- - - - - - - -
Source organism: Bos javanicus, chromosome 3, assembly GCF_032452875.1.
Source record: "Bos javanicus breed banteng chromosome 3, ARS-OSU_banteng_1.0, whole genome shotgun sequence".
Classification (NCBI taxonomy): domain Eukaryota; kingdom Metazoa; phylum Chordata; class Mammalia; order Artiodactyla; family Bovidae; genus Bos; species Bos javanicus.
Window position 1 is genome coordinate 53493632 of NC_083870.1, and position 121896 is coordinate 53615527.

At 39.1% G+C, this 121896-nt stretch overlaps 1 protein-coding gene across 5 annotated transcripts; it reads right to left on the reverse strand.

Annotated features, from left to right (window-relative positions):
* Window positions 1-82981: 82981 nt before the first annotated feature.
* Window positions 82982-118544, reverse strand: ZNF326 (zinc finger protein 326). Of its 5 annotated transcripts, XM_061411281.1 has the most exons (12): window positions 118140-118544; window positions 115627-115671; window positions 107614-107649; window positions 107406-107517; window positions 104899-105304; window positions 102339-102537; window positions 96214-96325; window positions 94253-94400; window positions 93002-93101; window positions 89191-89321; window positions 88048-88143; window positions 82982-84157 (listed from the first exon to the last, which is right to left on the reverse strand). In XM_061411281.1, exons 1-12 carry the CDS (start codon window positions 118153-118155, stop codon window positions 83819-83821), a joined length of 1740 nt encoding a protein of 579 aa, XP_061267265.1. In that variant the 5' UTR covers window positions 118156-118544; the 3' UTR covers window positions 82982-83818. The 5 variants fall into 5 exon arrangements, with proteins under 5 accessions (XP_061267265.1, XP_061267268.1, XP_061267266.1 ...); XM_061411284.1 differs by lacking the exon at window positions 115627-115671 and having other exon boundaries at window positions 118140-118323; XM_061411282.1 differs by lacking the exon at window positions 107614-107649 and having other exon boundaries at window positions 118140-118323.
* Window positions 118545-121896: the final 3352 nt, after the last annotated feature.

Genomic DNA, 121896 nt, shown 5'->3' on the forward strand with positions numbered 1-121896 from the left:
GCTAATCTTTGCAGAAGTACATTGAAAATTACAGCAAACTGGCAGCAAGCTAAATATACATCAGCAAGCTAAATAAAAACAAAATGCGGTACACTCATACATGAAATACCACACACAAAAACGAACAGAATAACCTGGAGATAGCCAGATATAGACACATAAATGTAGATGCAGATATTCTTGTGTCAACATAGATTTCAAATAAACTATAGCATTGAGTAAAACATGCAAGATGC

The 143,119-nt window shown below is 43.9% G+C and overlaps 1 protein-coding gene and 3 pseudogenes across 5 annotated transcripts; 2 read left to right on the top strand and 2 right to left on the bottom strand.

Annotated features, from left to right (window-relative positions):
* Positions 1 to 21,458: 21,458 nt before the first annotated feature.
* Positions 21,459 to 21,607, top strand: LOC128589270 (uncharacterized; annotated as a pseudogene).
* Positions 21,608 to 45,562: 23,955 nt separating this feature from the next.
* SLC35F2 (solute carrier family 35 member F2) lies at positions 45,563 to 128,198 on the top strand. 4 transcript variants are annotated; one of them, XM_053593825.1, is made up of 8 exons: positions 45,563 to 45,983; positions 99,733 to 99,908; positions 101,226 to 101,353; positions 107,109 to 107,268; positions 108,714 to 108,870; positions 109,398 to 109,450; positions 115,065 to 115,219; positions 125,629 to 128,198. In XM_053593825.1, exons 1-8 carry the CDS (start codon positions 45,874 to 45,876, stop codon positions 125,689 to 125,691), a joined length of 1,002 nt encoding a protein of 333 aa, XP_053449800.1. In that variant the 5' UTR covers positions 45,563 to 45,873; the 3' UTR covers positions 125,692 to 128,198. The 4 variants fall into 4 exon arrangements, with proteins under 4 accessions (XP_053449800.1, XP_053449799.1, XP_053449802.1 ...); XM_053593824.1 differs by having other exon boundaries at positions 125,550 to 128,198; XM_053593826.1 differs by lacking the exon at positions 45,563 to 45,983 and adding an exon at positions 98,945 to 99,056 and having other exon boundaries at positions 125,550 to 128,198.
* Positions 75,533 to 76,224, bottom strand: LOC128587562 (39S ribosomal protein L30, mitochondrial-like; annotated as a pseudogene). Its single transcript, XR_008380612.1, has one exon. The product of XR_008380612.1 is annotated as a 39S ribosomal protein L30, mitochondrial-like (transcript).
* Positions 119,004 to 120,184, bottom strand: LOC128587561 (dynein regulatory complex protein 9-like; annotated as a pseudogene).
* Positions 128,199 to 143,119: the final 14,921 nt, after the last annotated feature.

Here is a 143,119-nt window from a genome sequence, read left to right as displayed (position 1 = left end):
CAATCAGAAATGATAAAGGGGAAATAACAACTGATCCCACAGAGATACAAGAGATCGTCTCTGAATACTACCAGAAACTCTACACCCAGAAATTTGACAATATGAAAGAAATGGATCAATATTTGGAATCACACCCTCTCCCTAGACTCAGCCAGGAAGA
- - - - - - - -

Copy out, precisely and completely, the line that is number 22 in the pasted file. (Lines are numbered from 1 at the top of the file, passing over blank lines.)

CAATCAGAAATGATAAAGGGGAAATAACAACTGATCCCACAGAGATACAAGAGATCGTCTCTGAATACTACCAGAAACTCTACACCCAGAAATTTGACAATATGAAAGAAATGGATCAATATTTGGAATCACACCCTCTCCCTAGACTCAGCCAGGAAGA